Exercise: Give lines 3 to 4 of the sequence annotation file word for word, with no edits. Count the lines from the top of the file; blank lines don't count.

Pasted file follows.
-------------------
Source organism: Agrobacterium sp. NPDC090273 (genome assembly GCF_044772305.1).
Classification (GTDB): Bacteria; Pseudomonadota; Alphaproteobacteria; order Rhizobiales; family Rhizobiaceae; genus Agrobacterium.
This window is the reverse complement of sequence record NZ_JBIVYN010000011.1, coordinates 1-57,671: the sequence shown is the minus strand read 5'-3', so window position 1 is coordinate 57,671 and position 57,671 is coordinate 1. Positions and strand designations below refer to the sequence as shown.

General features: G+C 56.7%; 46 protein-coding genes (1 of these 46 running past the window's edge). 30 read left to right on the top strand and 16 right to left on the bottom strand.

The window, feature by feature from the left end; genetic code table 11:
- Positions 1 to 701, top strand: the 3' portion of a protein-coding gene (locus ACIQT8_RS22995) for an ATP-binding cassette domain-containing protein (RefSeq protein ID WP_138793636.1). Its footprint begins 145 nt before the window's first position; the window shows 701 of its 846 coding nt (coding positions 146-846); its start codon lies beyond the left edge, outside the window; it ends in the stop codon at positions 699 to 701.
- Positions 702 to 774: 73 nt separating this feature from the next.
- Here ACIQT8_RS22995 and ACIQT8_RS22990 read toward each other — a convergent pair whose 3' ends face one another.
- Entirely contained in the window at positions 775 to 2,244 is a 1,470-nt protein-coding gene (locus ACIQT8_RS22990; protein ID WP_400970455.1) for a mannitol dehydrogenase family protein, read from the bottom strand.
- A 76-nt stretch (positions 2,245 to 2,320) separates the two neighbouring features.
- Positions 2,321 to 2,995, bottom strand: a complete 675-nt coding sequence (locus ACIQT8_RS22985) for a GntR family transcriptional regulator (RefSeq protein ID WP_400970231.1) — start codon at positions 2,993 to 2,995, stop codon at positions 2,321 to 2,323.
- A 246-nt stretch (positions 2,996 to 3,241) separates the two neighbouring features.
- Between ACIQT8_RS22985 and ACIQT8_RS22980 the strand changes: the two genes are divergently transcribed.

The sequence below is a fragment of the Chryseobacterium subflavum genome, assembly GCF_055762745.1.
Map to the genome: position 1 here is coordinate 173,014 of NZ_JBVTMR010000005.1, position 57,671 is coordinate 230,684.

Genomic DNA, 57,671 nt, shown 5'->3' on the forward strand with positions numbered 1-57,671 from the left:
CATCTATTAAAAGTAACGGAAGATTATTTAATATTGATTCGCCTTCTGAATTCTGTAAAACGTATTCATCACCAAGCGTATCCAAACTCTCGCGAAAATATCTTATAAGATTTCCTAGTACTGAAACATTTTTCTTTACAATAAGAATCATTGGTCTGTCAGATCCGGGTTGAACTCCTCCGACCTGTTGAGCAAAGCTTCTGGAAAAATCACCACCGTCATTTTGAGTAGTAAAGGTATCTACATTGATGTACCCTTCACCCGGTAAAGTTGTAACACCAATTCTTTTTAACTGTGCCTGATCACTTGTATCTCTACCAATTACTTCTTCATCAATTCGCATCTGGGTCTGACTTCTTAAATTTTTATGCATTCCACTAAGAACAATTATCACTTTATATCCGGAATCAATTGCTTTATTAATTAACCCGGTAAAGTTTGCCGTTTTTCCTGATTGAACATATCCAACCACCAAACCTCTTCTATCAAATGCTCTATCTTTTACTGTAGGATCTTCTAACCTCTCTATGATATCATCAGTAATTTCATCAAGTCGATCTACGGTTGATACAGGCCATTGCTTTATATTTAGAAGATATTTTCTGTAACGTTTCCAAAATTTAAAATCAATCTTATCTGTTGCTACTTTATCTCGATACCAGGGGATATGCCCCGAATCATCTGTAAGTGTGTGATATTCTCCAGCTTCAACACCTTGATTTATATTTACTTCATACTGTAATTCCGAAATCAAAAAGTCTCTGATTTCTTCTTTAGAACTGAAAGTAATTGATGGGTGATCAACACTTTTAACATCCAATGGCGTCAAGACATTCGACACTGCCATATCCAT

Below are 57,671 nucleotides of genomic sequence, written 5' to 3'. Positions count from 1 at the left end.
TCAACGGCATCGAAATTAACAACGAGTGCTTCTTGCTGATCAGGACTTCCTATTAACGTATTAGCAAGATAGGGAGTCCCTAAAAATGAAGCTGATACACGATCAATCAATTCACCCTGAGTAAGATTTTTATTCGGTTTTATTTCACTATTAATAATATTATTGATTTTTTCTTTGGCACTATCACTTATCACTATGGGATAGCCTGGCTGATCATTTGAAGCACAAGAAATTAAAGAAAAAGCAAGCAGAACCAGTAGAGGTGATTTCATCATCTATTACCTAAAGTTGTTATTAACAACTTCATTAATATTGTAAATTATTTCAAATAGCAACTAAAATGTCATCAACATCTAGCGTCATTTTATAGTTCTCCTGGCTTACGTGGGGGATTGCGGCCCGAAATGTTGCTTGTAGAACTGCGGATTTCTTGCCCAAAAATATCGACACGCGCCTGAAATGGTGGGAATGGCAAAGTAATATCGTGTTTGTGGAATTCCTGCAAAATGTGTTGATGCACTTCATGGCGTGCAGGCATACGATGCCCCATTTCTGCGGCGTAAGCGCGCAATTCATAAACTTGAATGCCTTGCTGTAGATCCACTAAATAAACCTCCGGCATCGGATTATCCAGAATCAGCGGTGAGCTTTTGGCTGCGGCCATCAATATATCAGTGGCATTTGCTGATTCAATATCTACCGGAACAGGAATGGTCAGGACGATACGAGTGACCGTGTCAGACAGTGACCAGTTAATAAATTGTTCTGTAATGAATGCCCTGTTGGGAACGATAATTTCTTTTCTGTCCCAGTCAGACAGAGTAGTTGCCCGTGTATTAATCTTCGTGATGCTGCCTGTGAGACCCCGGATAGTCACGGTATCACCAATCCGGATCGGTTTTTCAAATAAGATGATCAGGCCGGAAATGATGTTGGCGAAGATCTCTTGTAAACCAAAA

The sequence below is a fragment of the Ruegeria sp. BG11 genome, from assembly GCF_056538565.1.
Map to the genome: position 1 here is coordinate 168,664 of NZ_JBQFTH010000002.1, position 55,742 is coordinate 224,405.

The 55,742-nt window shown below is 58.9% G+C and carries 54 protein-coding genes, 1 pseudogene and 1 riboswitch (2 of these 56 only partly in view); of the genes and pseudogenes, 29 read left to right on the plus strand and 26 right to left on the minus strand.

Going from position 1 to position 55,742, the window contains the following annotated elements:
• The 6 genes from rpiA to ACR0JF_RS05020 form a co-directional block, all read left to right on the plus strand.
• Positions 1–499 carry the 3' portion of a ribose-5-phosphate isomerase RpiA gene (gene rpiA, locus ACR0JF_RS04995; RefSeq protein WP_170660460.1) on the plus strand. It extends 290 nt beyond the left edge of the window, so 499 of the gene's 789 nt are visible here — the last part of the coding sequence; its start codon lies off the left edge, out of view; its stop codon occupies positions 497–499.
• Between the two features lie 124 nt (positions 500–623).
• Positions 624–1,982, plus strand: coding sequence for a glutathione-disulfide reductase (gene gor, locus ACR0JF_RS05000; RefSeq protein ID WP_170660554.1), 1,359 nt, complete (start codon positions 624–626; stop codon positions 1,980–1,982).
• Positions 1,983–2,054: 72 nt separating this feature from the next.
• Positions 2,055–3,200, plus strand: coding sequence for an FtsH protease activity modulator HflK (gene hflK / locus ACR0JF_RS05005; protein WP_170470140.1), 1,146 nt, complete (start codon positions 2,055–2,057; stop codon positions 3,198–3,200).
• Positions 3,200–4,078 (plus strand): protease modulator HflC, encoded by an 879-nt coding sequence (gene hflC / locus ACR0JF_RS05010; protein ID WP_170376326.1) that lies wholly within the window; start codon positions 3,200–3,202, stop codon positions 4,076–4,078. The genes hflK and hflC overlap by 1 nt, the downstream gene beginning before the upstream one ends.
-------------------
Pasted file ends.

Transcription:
This window is the reverse complement of sequence record NZ_JBIVYN010000011.1, coordinates 1-57,671: the sequence shown is the minus strand read 5'-3', so window position 1 is coordinate 57,671 and position 57,671 is coordinate 1. Positions and strand designations below refer to the sequence as shown.

General features: G+C 56.7%; 46 protein-coding genes (1 of these 46 running past the window's edge). 30 read left to right on the top strand and 16 right to left on the bottom strand.